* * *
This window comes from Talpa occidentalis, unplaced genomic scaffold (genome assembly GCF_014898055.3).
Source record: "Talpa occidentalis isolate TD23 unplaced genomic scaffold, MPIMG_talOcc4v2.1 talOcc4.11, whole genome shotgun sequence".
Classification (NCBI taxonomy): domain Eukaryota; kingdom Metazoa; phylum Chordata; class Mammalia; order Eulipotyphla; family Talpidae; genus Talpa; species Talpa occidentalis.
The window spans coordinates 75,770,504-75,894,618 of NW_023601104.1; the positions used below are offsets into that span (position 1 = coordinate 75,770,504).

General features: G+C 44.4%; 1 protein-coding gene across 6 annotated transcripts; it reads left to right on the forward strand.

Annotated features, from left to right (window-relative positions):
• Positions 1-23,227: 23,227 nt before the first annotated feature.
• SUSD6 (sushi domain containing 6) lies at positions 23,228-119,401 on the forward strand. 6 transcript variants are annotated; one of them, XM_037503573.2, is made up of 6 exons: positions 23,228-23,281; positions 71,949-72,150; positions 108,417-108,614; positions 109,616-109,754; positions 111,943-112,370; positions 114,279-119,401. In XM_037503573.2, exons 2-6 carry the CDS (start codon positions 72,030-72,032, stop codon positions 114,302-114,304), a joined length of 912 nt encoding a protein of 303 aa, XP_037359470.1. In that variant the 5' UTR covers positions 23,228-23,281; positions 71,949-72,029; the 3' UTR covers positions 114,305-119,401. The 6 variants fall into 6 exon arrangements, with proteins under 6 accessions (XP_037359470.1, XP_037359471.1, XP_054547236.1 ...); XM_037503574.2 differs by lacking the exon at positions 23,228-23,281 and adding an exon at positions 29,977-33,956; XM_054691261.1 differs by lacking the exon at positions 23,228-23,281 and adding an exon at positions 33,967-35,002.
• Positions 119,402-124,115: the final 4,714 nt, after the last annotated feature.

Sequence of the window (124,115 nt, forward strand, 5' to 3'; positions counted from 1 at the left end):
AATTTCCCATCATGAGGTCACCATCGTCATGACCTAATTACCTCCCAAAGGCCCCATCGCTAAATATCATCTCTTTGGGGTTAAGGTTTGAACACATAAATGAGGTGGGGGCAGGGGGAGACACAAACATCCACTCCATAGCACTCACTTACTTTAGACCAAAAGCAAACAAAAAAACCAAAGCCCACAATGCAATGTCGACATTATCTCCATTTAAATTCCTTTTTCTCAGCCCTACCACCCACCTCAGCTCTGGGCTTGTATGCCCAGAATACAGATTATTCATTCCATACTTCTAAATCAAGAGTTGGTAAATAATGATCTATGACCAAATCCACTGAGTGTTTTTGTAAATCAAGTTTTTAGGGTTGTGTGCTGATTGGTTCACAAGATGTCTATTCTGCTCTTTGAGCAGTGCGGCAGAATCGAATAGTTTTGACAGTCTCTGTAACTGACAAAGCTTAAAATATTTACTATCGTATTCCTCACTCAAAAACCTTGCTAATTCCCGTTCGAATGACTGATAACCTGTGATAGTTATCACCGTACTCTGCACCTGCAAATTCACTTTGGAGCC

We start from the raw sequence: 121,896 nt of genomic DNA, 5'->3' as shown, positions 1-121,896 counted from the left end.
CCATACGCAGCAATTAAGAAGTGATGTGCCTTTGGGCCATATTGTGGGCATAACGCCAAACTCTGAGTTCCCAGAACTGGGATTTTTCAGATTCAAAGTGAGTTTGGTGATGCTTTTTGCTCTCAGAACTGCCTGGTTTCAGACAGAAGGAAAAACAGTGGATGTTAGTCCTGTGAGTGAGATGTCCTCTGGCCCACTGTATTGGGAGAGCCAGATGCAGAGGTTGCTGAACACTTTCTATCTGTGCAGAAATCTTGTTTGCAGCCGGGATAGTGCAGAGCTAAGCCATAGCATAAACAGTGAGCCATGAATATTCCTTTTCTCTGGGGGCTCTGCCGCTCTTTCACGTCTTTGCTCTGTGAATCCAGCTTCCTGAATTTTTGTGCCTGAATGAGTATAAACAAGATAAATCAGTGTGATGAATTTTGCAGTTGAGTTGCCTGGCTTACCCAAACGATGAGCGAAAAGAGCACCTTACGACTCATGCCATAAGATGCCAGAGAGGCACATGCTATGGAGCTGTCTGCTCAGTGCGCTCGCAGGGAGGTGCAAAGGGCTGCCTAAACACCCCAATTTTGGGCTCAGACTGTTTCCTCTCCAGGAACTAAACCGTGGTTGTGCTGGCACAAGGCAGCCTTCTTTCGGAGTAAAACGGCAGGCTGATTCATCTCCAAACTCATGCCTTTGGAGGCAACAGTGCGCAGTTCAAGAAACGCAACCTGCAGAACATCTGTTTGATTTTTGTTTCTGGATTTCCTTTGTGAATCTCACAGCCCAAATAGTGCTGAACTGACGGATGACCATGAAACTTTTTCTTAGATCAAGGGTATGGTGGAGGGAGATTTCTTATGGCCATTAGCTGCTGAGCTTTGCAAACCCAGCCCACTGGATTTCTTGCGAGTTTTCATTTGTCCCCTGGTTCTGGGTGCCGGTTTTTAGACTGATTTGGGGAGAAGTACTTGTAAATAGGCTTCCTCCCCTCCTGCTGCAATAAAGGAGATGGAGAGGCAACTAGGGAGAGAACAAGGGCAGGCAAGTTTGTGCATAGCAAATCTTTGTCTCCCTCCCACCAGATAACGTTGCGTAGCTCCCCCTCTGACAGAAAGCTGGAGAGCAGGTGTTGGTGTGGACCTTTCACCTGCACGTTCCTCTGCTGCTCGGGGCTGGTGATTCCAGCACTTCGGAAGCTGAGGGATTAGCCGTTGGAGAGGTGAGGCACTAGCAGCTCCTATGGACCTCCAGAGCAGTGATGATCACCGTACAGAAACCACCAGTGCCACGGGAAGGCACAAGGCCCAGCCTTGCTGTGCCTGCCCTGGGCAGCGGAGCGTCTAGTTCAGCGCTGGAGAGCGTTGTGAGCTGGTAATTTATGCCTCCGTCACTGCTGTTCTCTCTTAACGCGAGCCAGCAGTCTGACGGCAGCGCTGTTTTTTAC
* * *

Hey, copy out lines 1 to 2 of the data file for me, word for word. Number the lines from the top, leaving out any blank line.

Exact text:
This window comes from Talpa occidentalis, unplaced genomic scaffold (genome assembly GCF_014898055.3).
Source record: "Talpa occidentalis isolate TD23 unplaced genomic scaffold, MPIMG_talOcc4v2.1 talOcc4.11, whole genome shotgun sequence".